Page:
Support through testicular cancer with the Electrical Industries Charity

November is men’s month, and the Electrical Industries Charity is highlighting how important it is to be in the know about testicular cancer. Testicular cancer is mostly diagnosed in young men and men who have undescended testes at birth or have a family history of testicular cancer are most at risk. Being diagnosed with cancer can be incredibly scary. James, a power station worker, was diagnosed with testicular cancer aged 27.

James contacted the charity after being diagnosed with stage one testicular cancer. James had managed to catch his cancer early and was advised his cancer had not spread – a positive sign, but the first treatment option was to remove his right testicle. Understandably, James was distraught at the prospect of surgery and was struggling to cope with the impact surgery may have. James believed post operation he would be less of a man and unable to have children. James and his fiancée had always wanted a family and he feared he would be left infertile and their relationship irrevocably damaged. James had not spoken to his doctor, his partner or family about his concerns and instead had let them bottle up inside of him – he was riddled with anxiety and stress and was increasingly tearful.

The Electrical Industries Charity encouraged James to speak to his doctor to understand the likelihood of infertility and impotence. James had done his own research but found himself overwhelmed whenever he read about testicular cancer. The Charity welfare team understood James’ fear but told him knowledge is power. Although there may be a chance of infertility or impotence the doctor is the best person to advise and help him understand further treatment options.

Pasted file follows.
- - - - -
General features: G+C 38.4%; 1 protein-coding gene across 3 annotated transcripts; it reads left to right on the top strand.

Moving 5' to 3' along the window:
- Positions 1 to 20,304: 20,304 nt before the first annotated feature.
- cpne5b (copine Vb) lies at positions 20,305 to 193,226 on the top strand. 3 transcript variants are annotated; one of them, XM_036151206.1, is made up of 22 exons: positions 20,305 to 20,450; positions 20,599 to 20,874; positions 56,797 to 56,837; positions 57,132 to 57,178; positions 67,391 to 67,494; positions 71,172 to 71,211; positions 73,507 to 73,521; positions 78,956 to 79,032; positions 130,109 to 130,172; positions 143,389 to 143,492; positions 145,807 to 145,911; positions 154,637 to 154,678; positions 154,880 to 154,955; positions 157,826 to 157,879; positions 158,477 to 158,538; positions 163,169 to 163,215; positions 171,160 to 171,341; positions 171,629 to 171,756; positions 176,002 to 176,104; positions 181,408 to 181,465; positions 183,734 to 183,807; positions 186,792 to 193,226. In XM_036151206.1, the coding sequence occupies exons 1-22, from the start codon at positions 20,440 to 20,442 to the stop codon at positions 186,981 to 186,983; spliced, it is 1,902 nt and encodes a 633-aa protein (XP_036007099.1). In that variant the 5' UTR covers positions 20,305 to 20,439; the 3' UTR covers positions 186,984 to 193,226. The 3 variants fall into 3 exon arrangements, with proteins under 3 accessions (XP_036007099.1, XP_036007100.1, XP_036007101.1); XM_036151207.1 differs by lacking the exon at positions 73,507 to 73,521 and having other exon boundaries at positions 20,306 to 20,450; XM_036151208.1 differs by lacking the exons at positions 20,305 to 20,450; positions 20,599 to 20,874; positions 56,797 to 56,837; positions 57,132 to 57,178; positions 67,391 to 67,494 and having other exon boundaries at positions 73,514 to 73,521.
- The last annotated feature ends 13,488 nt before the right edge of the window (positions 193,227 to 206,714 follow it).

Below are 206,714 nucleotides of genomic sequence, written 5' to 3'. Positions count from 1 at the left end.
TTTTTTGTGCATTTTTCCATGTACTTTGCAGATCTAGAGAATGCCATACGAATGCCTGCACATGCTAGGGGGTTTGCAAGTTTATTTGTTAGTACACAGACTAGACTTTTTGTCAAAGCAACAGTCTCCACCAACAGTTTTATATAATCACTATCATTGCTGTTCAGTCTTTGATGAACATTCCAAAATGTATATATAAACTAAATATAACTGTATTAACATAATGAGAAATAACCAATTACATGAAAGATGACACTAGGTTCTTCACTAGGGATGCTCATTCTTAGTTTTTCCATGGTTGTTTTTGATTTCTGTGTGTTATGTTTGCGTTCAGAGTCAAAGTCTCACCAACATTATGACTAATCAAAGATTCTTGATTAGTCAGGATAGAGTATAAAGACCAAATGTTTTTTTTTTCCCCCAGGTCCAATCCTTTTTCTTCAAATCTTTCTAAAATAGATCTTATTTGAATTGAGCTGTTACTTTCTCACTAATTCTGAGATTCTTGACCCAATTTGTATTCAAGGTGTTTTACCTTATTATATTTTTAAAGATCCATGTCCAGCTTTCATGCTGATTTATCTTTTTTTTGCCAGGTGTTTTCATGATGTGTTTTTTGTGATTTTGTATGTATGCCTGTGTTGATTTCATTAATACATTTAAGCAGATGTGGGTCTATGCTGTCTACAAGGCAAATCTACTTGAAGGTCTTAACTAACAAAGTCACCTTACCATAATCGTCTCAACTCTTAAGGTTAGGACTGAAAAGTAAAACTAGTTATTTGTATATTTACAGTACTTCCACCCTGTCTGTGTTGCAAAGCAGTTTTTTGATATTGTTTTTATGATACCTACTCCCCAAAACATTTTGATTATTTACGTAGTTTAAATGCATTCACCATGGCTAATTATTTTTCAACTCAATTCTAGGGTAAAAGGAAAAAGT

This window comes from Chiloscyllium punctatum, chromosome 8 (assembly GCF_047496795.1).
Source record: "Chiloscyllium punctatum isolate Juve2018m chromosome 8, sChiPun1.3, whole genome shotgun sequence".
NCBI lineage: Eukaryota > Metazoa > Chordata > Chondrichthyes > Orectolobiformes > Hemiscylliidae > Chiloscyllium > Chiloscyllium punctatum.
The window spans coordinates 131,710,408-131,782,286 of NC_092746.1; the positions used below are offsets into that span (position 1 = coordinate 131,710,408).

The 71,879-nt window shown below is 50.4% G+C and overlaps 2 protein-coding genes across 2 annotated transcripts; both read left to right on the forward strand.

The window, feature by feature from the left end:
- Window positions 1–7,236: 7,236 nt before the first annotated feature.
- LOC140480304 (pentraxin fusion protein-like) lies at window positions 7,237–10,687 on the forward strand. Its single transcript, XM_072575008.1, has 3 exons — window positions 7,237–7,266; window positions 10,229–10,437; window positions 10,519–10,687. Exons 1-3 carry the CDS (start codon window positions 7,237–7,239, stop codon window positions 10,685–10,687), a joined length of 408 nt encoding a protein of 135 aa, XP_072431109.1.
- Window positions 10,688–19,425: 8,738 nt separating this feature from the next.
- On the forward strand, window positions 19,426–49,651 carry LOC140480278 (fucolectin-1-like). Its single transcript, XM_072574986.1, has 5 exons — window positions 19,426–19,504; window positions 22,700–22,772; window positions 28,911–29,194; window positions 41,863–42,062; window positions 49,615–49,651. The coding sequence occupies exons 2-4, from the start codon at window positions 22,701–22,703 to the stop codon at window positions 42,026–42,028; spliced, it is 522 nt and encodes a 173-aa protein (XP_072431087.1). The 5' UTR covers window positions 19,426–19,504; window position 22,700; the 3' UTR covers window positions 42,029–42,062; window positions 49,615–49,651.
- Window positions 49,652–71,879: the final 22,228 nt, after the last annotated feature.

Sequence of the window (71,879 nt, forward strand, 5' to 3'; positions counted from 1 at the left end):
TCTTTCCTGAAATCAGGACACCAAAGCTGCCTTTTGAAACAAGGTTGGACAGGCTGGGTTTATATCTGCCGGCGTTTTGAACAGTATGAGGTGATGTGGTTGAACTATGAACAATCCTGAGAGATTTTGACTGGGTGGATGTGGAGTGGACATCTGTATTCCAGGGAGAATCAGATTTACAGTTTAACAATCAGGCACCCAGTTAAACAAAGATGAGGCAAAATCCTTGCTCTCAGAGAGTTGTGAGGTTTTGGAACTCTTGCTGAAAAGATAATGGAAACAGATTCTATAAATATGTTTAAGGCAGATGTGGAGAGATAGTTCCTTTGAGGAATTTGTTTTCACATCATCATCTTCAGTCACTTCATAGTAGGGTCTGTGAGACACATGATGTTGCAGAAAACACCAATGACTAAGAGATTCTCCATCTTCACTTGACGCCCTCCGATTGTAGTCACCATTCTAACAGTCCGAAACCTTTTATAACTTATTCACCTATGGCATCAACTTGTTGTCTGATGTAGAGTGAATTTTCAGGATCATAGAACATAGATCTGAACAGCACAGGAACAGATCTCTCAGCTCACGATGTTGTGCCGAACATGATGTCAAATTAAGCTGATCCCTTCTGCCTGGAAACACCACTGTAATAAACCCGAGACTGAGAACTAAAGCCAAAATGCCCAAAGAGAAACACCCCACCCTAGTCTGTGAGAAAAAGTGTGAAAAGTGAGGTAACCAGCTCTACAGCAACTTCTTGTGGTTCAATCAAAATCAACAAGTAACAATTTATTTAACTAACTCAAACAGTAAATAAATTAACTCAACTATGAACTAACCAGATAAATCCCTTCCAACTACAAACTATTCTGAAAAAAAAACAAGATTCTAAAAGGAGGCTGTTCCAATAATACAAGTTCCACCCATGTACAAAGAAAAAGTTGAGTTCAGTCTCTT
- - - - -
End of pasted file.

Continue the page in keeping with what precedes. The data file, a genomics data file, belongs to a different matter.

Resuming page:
James was also anxious to speak to his fiancée, he feared rejection should he be infertile and felt his place as the protector and solid support structure would be destroyed. The charity team also funded counselling sessions to give James a safe non-judgemental outlet while he was struggling to speak to his partner and his family. Through counselling James worked through his grief and anxiety and after two sessions he opened up to his fiancée. James’ fiancée reassured him they were a team, and they will remain a team to find the best support possible. James’ partner then attended the doctor’s appointment with him to establish the likelihood of infertility, impotence and return of cancer.

James’ doctor advised that by removing James’ right testicle his chances at making a full recovery are greatly improved and his sex life and fertility should not be affected. About one in 50 will get new testicular cancer in their remaining testicle but in such circumstances, there is the opportunity to only remove part of the testicle. With James’ fears eased and his fiancés’ support, James underwent surgery and a single dose of chemotherapy to eradicate the cancer. Post operation, James attended two more charity funded counselling sessions and felt equipped to face life post cancer with the support of his fiancée. Since, James’ doctor has confirmed the cancer was successfully eradicated and he is now having bi-yearly follow up appointments. James and his fiancée married in the summer and are now thinking about adding to their family. The Charity continues to check in on James and should he need further support the Charity would be more than happy to help.

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